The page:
The legislative instrument sets out the requirements for decorative alcohol fuelled devices. An explanatory statement, including a regulation impact statement is available from the link above.
The mandatory standard requires decorative alcohol fuelled devices to comply with the following requirements:
1. be a permanent fixture or have a dry weight of at least 8 kilograms and a footprint of at least 900 square centimetres;
2. meet the stability test set out in the European standard; and
3. come with a fuel container with a flame arrester or an automatic fuel pump system
4. have the prescribed warning.
The mandatory standard includes a transitional provision where suppliers have the option of complying with the specifications in the national interim ban from 15 July to 14 October 2017. From 15 October 2017 suppliers must comply with the mandatory standard.
The mandatory safety standard differs from the national interim ban in that the standard:
• deletes the 4.5 kilowatts test;
• includes the stability test set out in the European standard;
• requires all devices to be supplied with a flame arrester (or a fuel pump); and
• varies the warnings to also refer to deaths.
It’s pretty simple stuff but the most important things to consider are
Living Flame uses biofuel burners sourced from BioFlame and Planika. Both brands of burners have been tested to a high level.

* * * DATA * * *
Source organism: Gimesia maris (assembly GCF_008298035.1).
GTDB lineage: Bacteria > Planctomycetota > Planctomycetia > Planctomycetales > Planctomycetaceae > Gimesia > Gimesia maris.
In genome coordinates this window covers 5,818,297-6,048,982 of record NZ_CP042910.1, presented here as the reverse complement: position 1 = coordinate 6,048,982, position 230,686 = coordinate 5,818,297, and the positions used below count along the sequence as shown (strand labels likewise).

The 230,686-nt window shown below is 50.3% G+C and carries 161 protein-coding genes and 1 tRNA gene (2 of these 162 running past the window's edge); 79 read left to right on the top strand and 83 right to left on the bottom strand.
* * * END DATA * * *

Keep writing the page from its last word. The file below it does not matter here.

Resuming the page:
BioFlame burners are tested to meet UL and ULC standards which exceed European EN16647 and Australian Safety Standards.
Planika BEV burners have been tested by OMNI labs to meet UL standards and come with a multitude of safety features to assist in safe operation.
Many people also don’t realise the amount of heat a biofuel fireplace can generate – the burner used in the Brooklyn biofuel fireplace is a great example as it is producing 6.3 kW of heat, which is comparable with an equivalent gas fireplace. If you just put that burner in a “hole in the wall”, where is that heat going? At Living Flame, we always recommend a casing around the burner to protect against heat build-up above the fire, and we work together with you to custom make casings which create a unique look for our clients, while offering a greater level of protection. These casing are designed to push the heat back into the room and protect the wall cavities around the fireplace, they are generally made from steel and are ceramic lined to stop heat transfer.
If there comes a day that Natural Gas or LPG become unavailable in New Zealand, a great feature of choosing from a Living Flame range means we can easily convert any Living Flame fireplace to biofuel. This allows for continued use of your fireplace even through a change of fuel types, and even if your fireplace is 30 years old.
Future proofing your Living Flame Fire is an important part of the design process at Living Flame, and it’s good to know we have a manual or automated biofuel option to suit any fireplace. We have even fitted biofuel burners to wood burning fireboxes!